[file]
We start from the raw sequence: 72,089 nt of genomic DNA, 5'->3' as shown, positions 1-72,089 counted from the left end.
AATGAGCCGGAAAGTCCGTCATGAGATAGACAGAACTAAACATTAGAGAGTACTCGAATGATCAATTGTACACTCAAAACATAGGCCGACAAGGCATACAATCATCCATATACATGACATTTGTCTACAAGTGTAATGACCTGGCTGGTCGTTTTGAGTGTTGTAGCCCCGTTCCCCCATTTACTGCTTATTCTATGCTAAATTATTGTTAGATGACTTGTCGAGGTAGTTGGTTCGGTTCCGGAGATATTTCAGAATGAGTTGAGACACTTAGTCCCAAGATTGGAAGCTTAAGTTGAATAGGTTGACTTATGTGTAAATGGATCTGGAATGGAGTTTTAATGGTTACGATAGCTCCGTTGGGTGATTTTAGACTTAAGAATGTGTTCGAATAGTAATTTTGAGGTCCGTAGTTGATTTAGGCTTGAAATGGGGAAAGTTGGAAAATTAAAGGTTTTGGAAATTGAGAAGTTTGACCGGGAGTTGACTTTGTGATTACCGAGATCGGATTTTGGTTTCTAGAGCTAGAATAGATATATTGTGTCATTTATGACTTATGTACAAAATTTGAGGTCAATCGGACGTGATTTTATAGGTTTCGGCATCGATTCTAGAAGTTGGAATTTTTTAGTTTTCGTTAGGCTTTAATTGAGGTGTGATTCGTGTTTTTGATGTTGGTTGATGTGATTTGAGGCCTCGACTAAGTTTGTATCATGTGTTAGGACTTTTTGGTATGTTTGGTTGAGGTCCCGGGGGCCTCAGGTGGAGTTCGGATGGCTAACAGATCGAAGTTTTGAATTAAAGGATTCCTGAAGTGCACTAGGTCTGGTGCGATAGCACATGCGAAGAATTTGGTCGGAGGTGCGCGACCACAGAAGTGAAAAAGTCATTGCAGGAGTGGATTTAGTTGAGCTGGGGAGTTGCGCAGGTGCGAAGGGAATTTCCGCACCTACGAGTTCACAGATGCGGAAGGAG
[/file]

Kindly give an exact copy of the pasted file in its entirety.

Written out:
We start from the raw sequence: 72,089 nt of genomic DNA, 5'->3' as shown, positions 1-72,089 counted from the left end.
AATGAGCCGGAAAGTCCGTCATGAGATAGACAGAACTAAACATTAGAGAGTACTCGAATGATCAATTGTACACTCAAAACATAGGCCGACAAGGCATACAATCATCCATATACATGACATTTGTCTACAAGTGTAATGACCTGGCTGGTCGTTTTGAGTGTTGTAGCCCCGTTCCCCCATTTACTGCTTATTCTATGCTAAATTATTGTTAGATGACTTGTCGAGGTAGTTGGTTCGGTTCCGGAGATATTTCAGAATGAGTTGAGACACTTAGTCCCAAGATTGGAAGCTTAAGTTGAATAGGTTGACTTATGTGTAAATGGATCTGGAATGGAGTTTTAATGGTTACGATAGCTCCGTTGGGTGATTTTAGACTTAAGAATGTGTTCGAATAGTAATTTTGAGGTCCGTAGTTGATTTAGGCTTGAAATGGGGAAAGTTGGAAAATTAAAGGTTTTGGAAATTGAGAAGTTTGACCGGGAGTTGACTTTGTGATTACCGAGATCGGATTTTGGTTTCTAGAGCTAGAATAGATATATTGTGTCATTTATGACTTATGTACAAAATTTGAGGTCAATCGGACGTGATTTTATAGGTTTCGGCATCGATTCTAGAAGTTGGAATTTTTTAGTTTTCGTTAGGCTTTAATTGAGGTGTGATTCGTGTTTTTGATGTTGGTTGATGTGATTTGAGGCCTCGACTAAGTTTGTATCATGTGTTAGGACTTTTTGGTATGTTTGGTTGAGGTCCCGGGGGCCTCAGGTGGAGTTCGGATGGCTAACAGATCGAAGTTTTGAATTAAAGGATTCCTGAAGTGCACTAGGTCTGGTGCGATAGCACATGCGAAGAATTTGGTCGGAGGTGCGCGACCACAGAAGTGAAAAAGTCATTGCAGGAGTGGATTTAGTTGAGCTGGGGAGTTGCGCAGGTGCGAAGGGAATTTCCGCACCTACGAGTTCACAGATGCGGAAGGAG